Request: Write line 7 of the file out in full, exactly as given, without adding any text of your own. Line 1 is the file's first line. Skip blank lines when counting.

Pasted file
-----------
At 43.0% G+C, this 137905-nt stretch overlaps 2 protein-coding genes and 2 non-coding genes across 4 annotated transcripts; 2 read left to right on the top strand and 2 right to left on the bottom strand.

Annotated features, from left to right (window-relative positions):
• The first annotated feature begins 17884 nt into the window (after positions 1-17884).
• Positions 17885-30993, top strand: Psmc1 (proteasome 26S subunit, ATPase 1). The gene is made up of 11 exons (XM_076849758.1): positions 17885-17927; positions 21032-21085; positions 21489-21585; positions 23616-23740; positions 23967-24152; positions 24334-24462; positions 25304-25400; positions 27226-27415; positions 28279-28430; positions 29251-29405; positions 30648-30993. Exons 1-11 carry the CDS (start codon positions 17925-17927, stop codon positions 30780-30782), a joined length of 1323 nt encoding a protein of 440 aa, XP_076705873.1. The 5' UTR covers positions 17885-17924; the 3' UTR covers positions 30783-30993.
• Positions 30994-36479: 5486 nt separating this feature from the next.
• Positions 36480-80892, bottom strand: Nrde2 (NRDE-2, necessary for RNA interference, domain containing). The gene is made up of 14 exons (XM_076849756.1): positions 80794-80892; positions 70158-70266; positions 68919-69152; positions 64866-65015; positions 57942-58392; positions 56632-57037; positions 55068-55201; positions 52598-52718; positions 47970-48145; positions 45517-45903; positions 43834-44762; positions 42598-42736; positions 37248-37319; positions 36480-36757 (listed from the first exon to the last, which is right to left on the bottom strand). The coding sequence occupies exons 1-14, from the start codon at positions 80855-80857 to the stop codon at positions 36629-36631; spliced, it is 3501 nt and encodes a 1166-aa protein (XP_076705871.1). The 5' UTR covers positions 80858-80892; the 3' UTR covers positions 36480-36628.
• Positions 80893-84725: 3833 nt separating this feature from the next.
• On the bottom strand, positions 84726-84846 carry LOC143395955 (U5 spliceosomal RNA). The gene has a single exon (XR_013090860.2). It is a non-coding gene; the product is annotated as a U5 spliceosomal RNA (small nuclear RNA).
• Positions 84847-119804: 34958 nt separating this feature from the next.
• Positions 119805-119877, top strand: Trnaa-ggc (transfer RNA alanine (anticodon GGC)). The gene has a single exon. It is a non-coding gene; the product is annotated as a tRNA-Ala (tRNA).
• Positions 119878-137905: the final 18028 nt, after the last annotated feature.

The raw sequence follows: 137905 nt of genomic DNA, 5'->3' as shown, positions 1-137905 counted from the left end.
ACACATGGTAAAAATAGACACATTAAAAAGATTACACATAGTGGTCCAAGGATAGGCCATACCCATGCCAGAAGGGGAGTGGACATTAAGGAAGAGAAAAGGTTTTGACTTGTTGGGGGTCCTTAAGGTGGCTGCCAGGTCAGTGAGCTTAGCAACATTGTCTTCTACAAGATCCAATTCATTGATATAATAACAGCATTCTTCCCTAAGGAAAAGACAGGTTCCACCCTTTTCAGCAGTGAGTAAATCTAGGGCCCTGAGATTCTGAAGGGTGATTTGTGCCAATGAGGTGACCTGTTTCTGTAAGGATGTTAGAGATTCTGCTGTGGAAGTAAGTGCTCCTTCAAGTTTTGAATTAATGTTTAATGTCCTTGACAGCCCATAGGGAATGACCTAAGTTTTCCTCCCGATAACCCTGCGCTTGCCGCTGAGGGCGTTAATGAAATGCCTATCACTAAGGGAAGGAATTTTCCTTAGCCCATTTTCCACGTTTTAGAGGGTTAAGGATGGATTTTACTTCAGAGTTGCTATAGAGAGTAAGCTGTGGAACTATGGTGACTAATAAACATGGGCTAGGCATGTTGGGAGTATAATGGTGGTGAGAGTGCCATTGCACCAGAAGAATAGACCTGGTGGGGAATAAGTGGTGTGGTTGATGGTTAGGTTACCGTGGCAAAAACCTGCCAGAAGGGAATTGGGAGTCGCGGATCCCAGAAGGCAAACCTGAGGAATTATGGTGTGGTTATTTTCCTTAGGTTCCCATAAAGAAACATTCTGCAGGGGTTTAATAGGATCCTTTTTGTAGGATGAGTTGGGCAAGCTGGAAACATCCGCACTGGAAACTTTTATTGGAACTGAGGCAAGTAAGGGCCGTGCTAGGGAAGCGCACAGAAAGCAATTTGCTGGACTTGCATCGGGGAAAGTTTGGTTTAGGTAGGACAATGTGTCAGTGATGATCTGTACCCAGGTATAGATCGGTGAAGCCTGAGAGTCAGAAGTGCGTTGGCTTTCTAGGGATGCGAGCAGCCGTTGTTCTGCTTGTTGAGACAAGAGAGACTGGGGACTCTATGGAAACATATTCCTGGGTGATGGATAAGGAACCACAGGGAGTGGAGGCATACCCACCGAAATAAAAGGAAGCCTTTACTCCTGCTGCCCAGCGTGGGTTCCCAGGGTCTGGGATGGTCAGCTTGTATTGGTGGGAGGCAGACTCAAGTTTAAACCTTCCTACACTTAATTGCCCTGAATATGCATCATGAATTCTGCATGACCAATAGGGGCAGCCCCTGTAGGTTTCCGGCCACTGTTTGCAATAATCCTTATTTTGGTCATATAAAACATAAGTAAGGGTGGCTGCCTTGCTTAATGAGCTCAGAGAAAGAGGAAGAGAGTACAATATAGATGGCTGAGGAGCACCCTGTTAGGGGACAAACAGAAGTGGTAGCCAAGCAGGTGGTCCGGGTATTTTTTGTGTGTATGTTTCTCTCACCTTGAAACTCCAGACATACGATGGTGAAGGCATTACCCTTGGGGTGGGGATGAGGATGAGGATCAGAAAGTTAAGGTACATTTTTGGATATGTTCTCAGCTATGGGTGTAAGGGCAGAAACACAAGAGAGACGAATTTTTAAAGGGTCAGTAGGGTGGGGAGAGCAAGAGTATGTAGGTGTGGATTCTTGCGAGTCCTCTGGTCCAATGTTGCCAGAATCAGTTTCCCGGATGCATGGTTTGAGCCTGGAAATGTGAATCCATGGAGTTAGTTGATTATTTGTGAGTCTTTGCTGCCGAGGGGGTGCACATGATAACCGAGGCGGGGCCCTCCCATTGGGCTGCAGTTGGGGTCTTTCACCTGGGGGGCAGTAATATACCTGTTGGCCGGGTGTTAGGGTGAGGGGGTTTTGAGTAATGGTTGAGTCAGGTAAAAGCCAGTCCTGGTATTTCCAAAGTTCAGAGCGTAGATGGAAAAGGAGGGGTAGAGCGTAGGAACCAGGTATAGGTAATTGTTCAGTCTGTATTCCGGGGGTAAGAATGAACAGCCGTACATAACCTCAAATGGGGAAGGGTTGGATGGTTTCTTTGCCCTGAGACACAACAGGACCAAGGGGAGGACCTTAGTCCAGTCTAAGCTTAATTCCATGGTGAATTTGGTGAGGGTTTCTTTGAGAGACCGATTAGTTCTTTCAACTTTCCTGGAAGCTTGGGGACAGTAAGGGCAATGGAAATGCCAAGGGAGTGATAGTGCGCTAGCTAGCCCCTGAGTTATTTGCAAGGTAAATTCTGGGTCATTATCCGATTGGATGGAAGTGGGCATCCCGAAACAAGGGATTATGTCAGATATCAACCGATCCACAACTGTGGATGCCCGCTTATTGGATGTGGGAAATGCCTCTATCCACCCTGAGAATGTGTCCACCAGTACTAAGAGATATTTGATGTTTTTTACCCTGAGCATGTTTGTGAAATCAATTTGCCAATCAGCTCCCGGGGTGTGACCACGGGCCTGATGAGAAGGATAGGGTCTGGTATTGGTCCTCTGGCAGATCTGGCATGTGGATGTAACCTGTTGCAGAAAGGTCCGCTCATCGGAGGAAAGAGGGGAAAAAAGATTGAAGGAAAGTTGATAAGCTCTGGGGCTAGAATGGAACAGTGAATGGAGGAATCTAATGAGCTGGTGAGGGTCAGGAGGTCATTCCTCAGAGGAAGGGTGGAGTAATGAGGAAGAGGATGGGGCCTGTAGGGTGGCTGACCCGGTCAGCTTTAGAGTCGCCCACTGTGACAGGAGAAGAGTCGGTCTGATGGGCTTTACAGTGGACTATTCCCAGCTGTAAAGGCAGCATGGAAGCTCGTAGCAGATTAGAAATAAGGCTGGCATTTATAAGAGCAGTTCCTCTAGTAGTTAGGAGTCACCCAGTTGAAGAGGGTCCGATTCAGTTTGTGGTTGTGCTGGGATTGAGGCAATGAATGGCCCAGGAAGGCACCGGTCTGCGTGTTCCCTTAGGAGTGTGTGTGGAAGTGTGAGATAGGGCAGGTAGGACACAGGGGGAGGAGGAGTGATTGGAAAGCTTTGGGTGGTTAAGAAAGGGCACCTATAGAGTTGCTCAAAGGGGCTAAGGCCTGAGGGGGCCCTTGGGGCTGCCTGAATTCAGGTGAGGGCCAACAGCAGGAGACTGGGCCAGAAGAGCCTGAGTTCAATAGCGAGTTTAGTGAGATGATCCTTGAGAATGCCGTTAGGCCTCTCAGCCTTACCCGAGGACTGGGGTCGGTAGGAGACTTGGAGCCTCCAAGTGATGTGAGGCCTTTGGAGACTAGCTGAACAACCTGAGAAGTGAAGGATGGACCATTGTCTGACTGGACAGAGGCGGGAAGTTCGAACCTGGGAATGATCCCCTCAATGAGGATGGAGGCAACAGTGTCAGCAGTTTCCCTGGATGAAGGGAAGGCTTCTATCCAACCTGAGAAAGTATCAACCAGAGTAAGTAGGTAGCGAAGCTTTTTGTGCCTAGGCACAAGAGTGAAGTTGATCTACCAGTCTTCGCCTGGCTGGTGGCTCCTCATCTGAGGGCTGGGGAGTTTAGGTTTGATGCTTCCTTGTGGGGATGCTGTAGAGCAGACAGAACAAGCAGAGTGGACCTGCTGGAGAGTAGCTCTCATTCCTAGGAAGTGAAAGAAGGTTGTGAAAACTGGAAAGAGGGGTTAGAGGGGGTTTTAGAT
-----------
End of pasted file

• Positions 80893-84725: 3833 nt separating this feature from the next.